This is an important story from our sister site by the Angling Trust and at last offers hope for those who would like to see the River Tees follow sister river the Tyne back to greater salmon abundance.

After many years of negotiations by the Angling Trust, it seems that the management regime at the Tees Barrage may be starting to allow significant numbers of salmon to leave the estuary and move up river to spawn.

At two open days last week, local anglers and Mark Owen from the Angling Trust were shown the latest amendments to the fish passage arrangements as part of a major redevelopment at the barrage, which has included installation of a canoe slalom.

On Thursday last week, fish monitoring equipment recorded some 132 salmon passing through the fish pass in a single day. In 2010, a study found that of 72 fish electronically-tagged in the estuary, not a single one successfully negotiated the barrage to migrate up river to spawn over a period of several weeks. Up to 76% were killed by seals, which lie in wait at the foot of the small fish pass and pick off fish as they prepare to swim up the concrete channel. The remainder either disappeared back out to sea or were untraceable.

The Angling Trust has been pressing for action for the past four years and before that the Anglers’ Conservation Association (now Fish Legal and the legal arm of the Angling Trust), had to threaten the Environment Agency and British Waterways with legal action and organised a petition of nearly 1,000 anglers to get these statutory agencies to do something about the situation. It now seems as if this pressure may have paid off, following completion of the multi-million pound project to construct the new canoe slalom and improve fish passage, but this will only be confirmed once the results of studies over the next year are available.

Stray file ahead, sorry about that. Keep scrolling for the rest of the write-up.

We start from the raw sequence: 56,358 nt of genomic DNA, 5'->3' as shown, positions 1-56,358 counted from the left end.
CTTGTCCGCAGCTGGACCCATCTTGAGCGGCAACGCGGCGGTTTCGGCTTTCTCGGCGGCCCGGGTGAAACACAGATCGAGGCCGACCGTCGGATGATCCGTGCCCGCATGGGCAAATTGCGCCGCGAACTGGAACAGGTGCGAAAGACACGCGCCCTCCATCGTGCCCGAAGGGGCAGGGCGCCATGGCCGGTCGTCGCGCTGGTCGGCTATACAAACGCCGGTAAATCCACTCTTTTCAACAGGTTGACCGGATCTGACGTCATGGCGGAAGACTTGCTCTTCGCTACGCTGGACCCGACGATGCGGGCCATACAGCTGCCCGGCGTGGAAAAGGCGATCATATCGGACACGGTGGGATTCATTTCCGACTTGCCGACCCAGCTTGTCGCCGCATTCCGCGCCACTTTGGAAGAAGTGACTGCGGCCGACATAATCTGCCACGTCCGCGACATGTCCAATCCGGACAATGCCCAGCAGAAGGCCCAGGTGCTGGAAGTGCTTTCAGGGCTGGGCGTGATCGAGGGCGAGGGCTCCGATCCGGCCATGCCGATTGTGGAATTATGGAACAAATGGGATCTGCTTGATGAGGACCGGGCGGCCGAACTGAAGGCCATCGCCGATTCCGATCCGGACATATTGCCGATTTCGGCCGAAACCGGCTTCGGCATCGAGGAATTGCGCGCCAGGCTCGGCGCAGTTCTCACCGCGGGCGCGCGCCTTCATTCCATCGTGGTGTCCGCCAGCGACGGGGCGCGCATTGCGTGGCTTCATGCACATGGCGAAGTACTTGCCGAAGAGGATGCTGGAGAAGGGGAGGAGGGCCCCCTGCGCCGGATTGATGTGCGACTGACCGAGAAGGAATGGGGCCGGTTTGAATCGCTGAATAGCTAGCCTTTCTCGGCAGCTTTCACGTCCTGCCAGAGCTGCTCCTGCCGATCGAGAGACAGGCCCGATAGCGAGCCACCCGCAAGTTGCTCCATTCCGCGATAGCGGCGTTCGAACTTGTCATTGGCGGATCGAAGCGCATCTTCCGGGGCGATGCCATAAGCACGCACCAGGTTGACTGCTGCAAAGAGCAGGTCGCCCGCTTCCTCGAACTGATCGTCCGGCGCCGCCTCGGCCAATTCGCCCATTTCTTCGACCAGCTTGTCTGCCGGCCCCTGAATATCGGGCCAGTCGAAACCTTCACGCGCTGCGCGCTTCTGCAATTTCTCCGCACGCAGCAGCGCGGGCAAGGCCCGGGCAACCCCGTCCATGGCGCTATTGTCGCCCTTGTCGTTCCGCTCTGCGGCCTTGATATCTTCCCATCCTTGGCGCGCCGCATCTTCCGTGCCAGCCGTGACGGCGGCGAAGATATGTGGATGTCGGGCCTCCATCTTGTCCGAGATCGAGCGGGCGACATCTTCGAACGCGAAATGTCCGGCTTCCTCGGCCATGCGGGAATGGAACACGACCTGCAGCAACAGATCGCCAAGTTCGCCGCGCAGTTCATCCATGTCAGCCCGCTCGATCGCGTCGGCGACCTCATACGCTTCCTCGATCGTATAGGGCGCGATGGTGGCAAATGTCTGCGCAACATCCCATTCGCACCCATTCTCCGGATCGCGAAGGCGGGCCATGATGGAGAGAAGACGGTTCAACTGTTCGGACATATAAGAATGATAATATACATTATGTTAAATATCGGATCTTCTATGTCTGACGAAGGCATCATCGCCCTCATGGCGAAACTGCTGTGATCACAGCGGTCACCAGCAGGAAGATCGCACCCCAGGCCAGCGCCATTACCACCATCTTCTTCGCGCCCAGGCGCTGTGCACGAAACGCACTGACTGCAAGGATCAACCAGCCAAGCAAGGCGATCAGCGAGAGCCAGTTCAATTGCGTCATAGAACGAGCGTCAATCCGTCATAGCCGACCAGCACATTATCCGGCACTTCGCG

The fish pass would work even more successfully if Gate One, which is nearest to the fish pass, could be restored to working order. This would increase the flow of water near to the fish pass and could attract fish more rapidly into the fish pass, which would give them more of a chance to evade the seals. This work is expected to be completed in the next four weeks, although this will be well into the autumn run of salmon, and should have been done several months ago.

The Tees has the potential to be a first class salmon river if stocks are allowed to recover, which would bring jobs and investment to Teesside and would finally improve salmon fishing for the many angling clubs on the river. For years, the Environment Agency and British Waterways (now the Canal and River Trust) have failed to find a solution to get salmon to get past the barrage.

George Coulson, of the Tees Fisheries Action Committee, said: “British Waterways have failed to consult with anglers throughout this process, but it seems as if the pressure we have all put on them is finally showing signs of promise.”

Mark Lloyd, Chief Executive of the Angling Trust and Fish Legal said: “At long last it seems that all the legal letters, meetings, petitions and press releases may have worked and that fish are starting to get upstream to spawn. We will be very interested to see how the autumn run of fish develops, whether catches pick up in the next few years and what the results of the survey work will be. Meaningful salmon angling, and all the economic benefits it offers, could be back to the Tees Valley in the near future.”